The Un-Tunisian Burning of the American Embassy

By Op-ed Contributor | Oct 23 2012 Share on Linkedin Share on Facebook Share on Twitter Share on Google Share on pinterest Print

Tags: American Collective School in Tunis ,American Embassy in Tunis ,Hillary Clinton ,marines ,Minister of the Interior ,

Protesters gather outside the U.S. embassy in Tunis on September 14 (Photo credit: Rabii Kalboussi)

By Fares Bouhadiba

While it is difficult to piece together what exactly happened on September 14th, there is no question that this day was a turning point in the history of our country.  What is known is that a party of Salafists left the Al Fath mosque in downtown Tunis and made their way on foot to the U.S. Embassy. Witnesses confirm that they were escorted by the police, who could have easily dispersed them along the way. Many in the crowd had backpacks, clearly preparing for something. In front of the embassy, in what seems to have been a well-orchestrated action, ladders came out of nowhere, the crowd swelled, and the attack began.

Curiously, the police made only weak attempts to cordon off the area and then appeared to give up entirely. The burning and looting of the nearby American primary school was well documented by Al Jazeera, which was broadcasting live to the whole world. Looters appeared to take advantage of the confusion to steal and pillage, and shameful pictures of thugs running away with children’s computers were promptly broadcast to the world, adding to the sick feeling of disgrace that gripped us Tunisians. For what seemed like an eternity, the entire country was fixated on the image of two bearded men climbing the flag post and removing the Stars and Stripes, the symbol of the world's super power.

And then armored cars of the army charged in, shooting in the air. The police seemed to take hold of the situation, and slowly the chaos subsided, leaving billows of thick black smoke in the air visible for kilometers.

Facebook went wild, and rumors reverberated throughout the country:

Helicopters full of Marines were on their way from Libyan waters. 16 of their colleagues had already secured the roof of the embassy to allow for a Saigon-style evacuation of the ambassador under siege. The marines had orders to clear the embassy compound at any cost.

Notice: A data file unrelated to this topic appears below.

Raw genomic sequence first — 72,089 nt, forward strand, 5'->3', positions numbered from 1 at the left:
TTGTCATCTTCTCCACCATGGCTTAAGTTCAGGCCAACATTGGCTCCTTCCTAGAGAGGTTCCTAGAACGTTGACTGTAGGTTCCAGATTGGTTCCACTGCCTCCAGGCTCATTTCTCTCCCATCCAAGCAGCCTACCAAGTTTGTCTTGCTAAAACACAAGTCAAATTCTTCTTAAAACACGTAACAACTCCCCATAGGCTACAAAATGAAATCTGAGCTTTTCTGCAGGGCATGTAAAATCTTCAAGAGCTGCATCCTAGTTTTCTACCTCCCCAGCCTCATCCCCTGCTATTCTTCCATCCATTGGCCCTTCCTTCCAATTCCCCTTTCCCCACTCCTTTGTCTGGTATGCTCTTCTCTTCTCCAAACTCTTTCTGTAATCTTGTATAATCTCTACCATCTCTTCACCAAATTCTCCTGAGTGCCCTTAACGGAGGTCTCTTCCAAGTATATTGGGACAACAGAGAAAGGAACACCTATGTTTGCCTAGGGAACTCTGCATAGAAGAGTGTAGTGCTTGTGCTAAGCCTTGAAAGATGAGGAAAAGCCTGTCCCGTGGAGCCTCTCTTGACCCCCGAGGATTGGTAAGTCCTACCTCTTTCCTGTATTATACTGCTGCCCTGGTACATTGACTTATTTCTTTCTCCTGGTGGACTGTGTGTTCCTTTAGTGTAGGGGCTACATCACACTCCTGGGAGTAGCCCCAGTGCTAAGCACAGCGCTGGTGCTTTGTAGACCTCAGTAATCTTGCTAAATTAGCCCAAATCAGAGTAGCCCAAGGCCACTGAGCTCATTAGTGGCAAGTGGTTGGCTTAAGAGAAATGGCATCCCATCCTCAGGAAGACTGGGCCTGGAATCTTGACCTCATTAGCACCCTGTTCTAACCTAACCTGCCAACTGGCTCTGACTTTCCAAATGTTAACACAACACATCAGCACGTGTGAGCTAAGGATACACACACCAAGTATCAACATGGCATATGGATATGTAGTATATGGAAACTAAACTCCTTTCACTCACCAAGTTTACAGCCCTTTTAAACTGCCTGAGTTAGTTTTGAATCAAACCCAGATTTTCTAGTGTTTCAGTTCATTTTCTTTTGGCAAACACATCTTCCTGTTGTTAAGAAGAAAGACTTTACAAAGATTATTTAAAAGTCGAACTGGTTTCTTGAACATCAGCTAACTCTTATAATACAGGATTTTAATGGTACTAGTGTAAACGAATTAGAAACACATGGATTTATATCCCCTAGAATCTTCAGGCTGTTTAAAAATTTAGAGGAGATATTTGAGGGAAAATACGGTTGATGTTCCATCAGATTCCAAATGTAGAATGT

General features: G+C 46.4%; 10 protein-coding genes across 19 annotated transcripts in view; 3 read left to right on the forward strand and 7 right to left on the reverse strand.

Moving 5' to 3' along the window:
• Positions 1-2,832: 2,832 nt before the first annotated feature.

Given the present climate, it is doubtful that we will ever know what really happened, nor who was responsible. Sadly, the damage is so deep that it no longer matters. For the first time in 3,000 years of history, our country violated diplomatic territory. Tunisia is now under a U.S. travel warning, meaning that visitors should stay away. Other countries on that list include Somalia, which is in and out of civil war, Syria, which is in the midst of rebellion, and Afghanistan, which is currently under occupation.

It is not clear what the real intention was of those who perpetrated these acts, but the horrified reaction of all Tunisians clearly points to a huge miscalculation. This incident could not be more un-Tunisian for 3 reasons.

First, Tunisians of all walks of life and condition simply do not see the US as an enemy. The friendship between the two countries goes back to the 18th century and is well-engrained in the Tunisian mentality. The first Arab embassy to open in the United States was Tunisia's, an event symbolic of the friendship between the two countries.  To attack the United States would be the same as attacking a close friend, something that is unthinkable in Tunisian culture and tradition.

Second, hospitality is part of every Tunisian's DNA. During the Libyan revolution, we welcomed refugees with open arms, and many Tunisians invited refugees into their homes. It was an unparalleled response to the influx of refugees that astounded the UN, which had never seen anything like it. We see ourselves as an open and hospitable people, who welcome foreigners in our own homes, treating them better than we treat ourselves. The incursion on the embassy grounds was seen as an attack against a guest in our own home and under our protection. There is no precedent in our history, and this outraged Tunisians. We simply do not attack guests in our country.

Lastly, for generations of Tunisians, education was seen as the only way out of poverty. The respect for education and degrees that parents inculcated to their children is unique in the world. Ben Ali, who was rumored to never have completed his high school education, was never respected by his citizens. They called him bac moins 5, meaning a barely educated individual. Burning a school, for us, is one of the worst possible crimes someone could commit. It is a place of learning that holds, in the eyes of Tunisians, the key out of poverty and into prosperity. Parents routinely tell their children to study so that they can have a better life. They say that no matter how hard the school work is, it will pay off in spades in the future. To burn a school down on a political agenda is an atrocious crime. It is something that provoked revulsion. Something no Tunisian can forgive.

The harm is now done and will take decades to cure. But there is still hope, as now we can see how different we are from these extremists, and how little they understand our deepest feelings. Their acts on the 14th of September conflicted with Tunisia's closest and most deeply ingrained values. You can’t win the hearts and minds of people if you don't even know them.

Fares Bouhadiba is a Tunisian student currently living in Dubai.

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